High stakes battle

In many respects, Tuesday’s oral arguments serve a climatic moment in a nearly decade-a-half push to expand Medicaid.

Back in 2005, then-Gov. Matt Blunt signed legislation sharply cutting Medicaid eligibility. Right now, a single mother who is not disabled must make less than $3,000 to qualify for the program. Someone who has no children and is not disabled can’t qualify at all for Medicaid.

“We have among the lowest in the entire country, which is one of the reasons it’s an issue,” said Joel Ferber of Legal Services of Eastern Missouri.

Efforts by Missouri Democrats, including then-Gov. Jay Nixon, to reverse that decision were unsuccessful. So in 2020, Missouri’s hospital helped bankroll a successful ballot initiative to expand the program. But Gov. Mike Parson pulled back on the expansion after the legislature refused to appropriate money for the endeavor.

If the court sides with the three women seeking to get on Medicaid, what will likely happen is that Medicaid will run out of money. The legislature will have little choice but to pursue a supplemental appropriations bill to prevent health care providers from not being reimbursed.

But if the state rules that the Medicaid expansion amendment is effectively inactive without the legislature appropriating money, then it’s unlikely that Missouri will adopt expansion any time soon — especially since the state’s GOP majorities in the legislature are unlikely to shift in a meaningful way.

Thus far, a number of groups have submitted amicus briefs on both sides. House Republicans called for the court to sustain Beetem’s ruling. Many of them, including House Majority Leader Dean Plocher, R-Des Peres, have said expansion is a bad long-term fiscal move for the state.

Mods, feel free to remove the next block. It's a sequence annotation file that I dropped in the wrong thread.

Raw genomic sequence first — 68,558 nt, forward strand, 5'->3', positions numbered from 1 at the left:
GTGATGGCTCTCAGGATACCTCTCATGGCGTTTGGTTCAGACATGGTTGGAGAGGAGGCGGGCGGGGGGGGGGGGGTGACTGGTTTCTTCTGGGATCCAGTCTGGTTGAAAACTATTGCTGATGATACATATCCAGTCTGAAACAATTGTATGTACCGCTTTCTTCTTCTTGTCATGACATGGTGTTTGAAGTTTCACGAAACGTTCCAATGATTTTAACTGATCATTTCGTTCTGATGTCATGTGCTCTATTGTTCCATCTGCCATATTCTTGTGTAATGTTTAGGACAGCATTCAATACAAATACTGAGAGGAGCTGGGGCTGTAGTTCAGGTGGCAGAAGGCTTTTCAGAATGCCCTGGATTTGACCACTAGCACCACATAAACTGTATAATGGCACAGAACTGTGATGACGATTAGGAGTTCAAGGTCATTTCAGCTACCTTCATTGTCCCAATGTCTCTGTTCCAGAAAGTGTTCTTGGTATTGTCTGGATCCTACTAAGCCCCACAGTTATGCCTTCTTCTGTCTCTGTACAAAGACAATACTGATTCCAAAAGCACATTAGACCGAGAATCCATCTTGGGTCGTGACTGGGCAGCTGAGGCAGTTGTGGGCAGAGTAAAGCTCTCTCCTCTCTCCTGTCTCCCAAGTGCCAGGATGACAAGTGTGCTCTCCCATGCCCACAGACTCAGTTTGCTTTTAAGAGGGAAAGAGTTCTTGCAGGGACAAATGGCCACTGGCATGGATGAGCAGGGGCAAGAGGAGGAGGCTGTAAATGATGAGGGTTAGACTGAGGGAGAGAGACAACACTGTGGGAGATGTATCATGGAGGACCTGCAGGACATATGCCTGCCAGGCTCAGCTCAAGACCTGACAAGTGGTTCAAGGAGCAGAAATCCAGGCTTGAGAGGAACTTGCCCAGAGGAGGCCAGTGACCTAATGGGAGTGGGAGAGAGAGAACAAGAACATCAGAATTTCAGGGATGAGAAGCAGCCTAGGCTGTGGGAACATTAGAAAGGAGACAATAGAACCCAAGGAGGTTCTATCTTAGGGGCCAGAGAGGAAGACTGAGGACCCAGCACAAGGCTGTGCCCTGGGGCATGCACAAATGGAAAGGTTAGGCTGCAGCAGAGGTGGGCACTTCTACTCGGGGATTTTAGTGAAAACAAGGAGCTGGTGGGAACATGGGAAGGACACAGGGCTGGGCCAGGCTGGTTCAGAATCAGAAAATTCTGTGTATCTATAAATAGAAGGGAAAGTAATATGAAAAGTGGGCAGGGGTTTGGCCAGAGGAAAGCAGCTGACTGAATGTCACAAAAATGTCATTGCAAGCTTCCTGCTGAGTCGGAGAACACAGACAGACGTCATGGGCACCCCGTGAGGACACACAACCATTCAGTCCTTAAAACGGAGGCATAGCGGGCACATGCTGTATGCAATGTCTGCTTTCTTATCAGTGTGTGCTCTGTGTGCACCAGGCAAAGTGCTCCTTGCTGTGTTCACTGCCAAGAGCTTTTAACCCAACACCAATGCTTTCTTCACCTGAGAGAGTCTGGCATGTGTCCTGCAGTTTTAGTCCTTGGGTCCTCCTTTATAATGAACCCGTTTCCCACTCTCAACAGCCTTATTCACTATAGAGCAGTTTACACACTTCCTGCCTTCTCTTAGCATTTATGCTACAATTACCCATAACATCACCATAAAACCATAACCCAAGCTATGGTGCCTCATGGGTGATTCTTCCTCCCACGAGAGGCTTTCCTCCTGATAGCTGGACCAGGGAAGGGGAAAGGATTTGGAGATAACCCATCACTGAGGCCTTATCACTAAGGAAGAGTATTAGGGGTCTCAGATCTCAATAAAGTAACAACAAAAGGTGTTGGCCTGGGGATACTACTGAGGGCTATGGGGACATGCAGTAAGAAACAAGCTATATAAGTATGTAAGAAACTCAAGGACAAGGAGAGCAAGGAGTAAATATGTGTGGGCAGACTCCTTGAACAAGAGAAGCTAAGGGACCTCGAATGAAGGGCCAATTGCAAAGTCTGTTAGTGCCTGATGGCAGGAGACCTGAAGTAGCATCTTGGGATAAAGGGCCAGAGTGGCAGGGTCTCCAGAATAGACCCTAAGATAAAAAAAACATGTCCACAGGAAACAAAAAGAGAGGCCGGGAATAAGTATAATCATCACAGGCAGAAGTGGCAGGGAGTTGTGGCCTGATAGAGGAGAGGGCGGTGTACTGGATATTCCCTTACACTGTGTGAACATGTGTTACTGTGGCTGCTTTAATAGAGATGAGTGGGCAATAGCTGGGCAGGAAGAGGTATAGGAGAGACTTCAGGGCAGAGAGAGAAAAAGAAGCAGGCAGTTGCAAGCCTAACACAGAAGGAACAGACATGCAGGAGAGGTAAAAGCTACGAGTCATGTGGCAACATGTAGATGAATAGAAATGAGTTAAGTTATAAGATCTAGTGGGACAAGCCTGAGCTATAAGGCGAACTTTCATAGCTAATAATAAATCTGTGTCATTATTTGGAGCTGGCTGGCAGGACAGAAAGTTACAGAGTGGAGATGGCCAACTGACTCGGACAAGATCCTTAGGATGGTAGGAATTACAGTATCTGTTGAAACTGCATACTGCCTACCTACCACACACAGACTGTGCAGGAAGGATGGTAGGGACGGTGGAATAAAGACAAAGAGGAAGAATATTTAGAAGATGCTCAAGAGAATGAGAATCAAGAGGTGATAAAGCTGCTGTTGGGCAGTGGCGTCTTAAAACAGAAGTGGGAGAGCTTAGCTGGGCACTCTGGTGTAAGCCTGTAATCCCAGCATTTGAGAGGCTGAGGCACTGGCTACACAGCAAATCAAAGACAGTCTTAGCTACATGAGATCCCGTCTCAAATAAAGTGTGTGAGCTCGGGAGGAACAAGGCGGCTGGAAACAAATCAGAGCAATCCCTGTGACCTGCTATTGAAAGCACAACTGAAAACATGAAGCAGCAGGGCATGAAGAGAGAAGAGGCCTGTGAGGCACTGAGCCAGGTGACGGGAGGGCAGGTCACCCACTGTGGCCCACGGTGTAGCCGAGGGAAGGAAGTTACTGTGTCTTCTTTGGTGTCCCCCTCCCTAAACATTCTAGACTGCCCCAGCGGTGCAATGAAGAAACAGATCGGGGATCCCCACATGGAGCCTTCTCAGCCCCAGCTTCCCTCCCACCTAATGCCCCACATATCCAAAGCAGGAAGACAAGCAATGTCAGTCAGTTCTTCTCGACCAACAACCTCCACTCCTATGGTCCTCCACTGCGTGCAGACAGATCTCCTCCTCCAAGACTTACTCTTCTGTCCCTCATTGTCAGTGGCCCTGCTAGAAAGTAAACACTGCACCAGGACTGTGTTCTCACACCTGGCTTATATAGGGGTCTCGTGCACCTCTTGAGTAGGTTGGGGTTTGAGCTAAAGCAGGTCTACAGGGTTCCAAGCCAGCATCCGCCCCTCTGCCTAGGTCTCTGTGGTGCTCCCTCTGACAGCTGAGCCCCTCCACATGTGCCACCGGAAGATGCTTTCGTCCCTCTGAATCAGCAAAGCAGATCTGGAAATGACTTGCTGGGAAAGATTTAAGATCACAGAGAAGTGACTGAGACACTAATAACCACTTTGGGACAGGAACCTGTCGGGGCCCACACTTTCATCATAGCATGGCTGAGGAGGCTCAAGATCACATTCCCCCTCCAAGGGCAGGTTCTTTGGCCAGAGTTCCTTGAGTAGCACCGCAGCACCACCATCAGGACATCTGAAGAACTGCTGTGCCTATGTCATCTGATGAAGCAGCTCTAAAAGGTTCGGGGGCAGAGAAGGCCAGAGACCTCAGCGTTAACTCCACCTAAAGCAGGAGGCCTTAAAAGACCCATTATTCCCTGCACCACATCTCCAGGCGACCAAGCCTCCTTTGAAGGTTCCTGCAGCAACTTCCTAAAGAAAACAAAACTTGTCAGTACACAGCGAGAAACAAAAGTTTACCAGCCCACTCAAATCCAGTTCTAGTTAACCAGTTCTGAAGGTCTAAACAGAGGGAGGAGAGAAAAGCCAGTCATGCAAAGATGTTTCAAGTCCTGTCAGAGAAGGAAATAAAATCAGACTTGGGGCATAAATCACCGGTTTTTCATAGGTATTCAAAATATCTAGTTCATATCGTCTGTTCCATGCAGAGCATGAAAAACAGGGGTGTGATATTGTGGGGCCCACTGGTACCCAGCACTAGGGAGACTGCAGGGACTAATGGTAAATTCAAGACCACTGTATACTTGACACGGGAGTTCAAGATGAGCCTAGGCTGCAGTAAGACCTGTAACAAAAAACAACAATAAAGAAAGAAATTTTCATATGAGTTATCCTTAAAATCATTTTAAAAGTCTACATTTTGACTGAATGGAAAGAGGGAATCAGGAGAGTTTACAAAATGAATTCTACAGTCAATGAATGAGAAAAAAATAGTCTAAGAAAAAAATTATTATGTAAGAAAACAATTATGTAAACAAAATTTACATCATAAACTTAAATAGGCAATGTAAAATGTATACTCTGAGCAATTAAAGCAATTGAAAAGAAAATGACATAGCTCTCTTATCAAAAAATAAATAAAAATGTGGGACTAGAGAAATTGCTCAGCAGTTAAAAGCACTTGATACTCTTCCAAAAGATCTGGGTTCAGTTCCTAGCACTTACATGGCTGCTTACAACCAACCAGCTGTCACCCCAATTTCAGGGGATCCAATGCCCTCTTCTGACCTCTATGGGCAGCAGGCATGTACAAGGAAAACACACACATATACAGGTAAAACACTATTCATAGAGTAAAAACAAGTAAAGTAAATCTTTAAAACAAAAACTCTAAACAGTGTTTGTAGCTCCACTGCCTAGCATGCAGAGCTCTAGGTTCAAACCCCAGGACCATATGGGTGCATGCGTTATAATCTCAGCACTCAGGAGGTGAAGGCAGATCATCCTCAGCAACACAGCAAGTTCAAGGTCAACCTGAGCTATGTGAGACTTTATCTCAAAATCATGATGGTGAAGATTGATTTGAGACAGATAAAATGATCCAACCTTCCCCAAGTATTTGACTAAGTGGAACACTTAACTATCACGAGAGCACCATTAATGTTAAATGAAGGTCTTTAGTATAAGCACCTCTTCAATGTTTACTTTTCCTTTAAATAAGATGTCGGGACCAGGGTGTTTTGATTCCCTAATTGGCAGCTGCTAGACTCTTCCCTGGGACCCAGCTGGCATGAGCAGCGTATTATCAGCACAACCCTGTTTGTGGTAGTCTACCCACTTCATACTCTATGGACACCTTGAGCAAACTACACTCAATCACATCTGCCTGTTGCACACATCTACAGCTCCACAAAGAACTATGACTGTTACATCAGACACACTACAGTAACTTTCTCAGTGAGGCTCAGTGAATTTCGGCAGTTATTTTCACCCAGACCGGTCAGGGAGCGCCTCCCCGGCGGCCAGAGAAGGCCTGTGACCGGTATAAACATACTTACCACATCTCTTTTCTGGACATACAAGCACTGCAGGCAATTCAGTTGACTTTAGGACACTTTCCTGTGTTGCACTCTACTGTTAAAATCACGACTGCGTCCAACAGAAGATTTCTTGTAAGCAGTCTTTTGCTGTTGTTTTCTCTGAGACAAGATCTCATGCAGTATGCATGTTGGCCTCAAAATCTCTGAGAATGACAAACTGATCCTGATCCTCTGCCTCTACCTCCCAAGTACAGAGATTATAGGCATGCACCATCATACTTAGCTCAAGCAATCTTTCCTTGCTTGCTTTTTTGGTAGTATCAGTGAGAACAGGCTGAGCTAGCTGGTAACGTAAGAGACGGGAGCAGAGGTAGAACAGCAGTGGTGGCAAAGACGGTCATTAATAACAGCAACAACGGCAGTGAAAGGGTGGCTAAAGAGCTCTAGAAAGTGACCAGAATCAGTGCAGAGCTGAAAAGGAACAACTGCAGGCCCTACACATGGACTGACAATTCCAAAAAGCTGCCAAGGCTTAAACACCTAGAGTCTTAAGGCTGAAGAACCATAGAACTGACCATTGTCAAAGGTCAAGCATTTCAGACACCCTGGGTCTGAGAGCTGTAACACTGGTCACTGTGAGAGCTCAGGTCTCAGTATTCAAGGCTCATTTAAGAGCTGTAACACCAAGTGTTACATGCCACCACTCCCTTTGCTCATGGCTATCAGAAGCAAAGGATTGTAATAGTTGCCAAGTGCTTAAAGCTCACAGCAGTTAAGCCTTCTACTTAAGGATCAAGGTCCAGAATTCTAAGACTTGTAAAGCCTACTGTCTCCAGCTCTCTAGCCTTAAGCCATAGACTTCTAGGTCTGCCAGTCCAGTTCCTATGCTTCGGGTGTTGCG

“It's up to the legislative body to allocate funding and spend the money,” Plocher said in a recent edition of Politically Speaking. “And I think as a whole, we have to be good fiscal stewards of how we're doing that.”

But regional groups, health care providers and House Democrats have argued that the court should effectively preserve the Medicaid expansion amendment. And proponents have noted that Missouri could get over a billion dollars from the federal stimulus bill if Medicaid expansion is implemented, which would likely pay for the state portion of the program for years.

Ferber also said that the decision has immense implications for the three women who are serving as plaintiffs. He noted they all have serious health conditions in which Medicaid could pay for treatment.

“They’re all struggling,” said Ferber, who noted that the three plaintiffs were not in Jefferson City on Tuesday. “And so they’re all hoping and counting on this Medicaid expansion to go through to meet the needs that they have.”

It’s unclear when the court will rule in the Medicaid expansion case, though Hatfield pointed out that the case has been moved through the process fairly quickly.

Follow Jason on Twitter: @jrosenbaum
Copyright 2021 St. Louis Public Radio. To see more, visit St. Louis Public Radio.

Since entering the world of professional journalism in 2006, Jason Rosenbaum dove head first into the world of politics, policy and even rock and roll music. A graduate of the University of Missouri School of Journalism, Rosenbaum spent more than four years in the Missouri State Capitol writing for the Columbia Daily Tribune, Missouri Lawyers Media and the St. Louis Beacon. Since moving to St. Louis in 2010, Rosenbaum's work appeared in Missouri Lawyers Media, the St. Louis Business Journal and the Riverfront Times' music section. He also served on staff at the St. Louis Beacon as a politics reporter. Rosenbaum lives in Richmond Heights with with his wife Lauren and their two sons.